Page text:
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posted: 7/31/2011 3:00 AM

Take steps now to reduce flooding

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July 24 marks the one-year anniversary of the storms and flooding that devastated the West suburbs and caused FEMA to declare a disaster area, eventually making more than $131 million in aid available for cleanup.

Charlie and Kristin Morrow's Elmhurst home flooded twice last summer. Damages exceeded $100,000. Their misery is one example among thousands.

The Metropolitan Water Reclamation District has spent billions to install the much-delayed Deep Tunnel, and yet, even when finished, it will not solve our stormwater problems. We need to move ahead swiftly with a broader range of alternatives such as low-cost, street-by-street, retrofitting of neighborhoods to better deal with wet weather events ("wetrofitting").

Retrofit measures include disconnecting downspouts, repairing property lateral pipes and installing porous paving, bioswales, rain gardens and super-barrels. This approach provides jobs and reduces stormwater pollution into Lake Michigan.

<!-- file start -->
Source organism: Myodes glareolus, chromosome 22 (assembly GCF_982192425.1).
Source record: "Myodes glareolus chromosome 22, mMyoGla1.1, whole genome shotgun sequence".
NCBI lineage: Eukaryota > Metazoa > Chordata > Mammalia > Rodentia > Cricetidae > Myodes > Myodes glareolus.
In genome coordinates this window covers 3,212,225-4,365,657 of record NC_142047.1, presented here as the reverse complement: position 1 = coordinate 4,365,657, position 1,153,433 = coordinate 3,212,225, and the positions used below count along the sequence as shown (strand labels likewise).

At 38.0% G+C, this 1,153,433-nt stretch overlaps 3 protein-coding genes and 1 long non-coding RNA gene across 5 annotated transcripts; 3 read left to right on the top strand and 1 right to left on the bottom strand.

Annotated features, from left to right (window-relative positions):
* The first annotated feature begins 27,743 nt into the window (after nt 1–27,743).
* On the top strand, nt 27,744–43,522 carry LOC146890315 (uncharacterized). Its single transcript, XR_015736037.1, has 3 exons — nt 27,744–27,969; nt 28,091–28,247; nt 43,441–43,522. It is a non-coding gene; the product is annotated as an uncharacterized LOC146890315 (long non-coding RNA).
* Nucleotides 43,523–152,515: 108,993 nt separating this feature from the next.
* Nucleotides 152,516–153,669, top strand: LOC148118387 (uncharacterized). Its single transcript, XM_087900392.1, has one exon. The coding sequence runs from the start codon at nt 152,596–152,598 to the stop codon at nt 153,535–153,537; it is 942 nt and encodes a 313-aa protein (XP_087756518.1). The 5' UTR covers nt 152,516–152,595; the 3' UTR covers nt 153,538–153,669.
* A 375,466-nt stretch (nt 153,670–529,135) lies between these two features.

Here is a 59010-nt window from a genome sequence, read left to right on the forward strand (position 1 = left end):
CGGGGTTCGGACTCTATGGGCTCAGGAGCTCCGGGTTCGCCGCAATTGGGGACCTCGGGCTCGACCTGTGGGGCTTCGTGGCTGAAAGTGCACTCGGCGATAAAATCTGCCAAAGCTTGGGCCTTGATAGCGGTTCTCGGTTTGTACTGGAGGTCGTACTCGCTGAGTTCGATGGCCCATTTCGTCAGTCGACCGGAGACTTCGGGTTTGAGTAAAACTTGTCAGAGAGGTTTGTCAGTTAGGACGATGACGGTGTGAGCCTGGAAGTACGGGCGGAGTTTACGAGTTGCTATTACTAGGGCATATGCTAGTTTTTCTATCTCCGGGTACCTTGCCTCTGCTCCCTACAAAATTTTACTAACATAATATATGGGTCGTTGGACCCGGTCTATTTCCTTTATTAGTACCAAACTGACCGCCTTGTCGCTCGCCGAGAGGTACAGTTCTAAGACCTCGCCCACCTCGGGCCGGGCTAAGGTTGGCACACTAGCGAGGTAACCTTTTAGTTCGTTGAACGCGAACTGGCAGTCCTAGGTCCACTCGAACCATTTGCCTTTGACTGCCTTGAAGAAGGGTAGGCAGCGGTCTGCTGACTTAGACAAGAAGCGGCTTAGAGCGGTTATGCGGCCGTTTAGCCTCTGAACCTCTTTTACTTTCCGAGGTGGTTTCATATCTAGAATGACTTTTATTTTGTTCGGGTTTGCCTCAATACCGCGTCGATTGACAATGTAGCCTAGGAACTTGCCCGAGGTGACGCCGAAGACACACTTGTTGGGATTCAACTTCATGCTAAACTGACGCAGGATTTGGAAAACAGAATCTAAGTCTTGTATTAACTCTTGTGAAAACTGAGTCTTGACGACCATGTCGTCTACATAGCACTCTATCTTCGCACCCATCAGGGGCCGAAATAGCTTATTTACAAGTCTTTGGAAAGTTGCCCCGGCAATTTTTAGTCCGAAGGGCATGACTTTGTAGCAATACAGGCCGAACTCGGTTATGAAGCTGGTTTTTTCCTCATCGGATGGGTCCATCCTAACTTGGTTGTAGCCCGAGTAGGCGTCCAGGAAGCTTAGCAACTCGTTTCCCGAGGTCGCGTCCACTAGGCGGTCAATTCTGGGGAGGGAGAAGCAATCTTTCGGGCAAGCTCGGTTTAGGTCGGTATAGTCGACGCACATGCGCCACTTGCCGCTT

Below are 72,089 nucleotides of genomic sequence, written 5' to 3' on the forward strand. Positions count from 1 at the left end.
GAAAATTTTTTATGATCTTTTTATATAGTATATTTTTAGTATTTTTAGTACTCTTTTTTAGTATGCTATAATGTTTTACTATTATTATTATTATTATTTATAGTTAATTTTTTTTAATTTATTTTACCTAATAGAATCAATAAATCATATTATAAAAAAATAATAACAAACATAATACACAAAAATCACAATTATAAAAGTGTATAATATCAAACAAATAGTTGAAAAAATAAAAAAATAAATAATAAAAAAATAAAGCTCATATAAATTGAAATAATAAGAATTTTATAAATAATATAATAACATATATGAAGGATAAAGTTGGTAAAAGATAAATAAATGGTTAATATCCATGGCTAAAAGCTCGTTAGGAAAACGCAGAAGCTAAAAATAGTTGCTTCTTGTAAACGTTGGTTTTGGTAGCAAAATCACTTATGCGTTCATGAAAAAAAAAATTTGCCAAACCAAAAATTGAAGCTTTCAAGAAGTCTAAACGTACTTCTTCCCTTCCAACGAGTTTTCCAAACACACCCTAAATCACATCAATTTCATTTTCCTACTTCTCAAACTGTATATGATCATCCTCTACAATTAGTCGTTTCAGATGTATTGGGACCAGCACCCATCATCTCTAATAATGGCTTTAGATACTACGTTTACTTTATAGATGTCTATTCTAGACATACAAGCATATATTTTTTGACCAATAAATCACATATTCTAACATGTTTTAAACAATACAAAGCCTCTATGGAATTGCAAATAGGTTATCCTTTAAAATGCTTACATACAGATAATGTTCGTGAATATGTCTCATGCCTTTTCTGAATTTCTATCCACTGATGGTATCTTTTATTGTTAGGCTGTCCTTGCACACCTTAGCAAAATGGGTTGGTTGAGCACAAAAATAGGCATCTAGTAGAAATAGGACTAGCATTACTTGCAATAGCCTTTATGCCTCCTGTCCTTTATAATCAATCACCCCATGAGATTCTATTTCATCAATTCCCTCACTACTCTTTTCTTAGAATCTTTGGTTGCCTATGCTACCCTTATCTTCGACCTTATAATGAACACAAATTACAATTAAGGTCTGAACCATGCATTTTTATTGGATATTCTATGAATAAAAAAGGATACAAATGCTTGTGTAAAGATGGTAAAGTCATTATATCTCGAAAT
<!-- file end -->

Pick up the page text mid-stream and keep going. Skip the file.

So what next?

1. We need better data on the scale of the flooding. How many residents and businesses are affected by flooding? What do property owners spend to avoid or clean up flooded basements? The answers to these basic questions are not readily available.

2. We need to test solutions. A project on the North Side is organizing land owners in three communities to install "wetrofits" on their property. The initiative will test what measures work best and what people will pay for them.

3. We need to deliver solutions at scale. We need cost-effective solutions that many homeowners can do on their own in the context of coordinated and sustained support for community wide stormwater management. We also need to remove the policy barriers that stand in the way of swift action. Intense storms are getting less and less unique. Taking the problem seriously and finding cost-effective solutions is the best way to avoid unnecessary hardship in the future.

Harriet Festing

Water program director

Center for Neighborhood Technology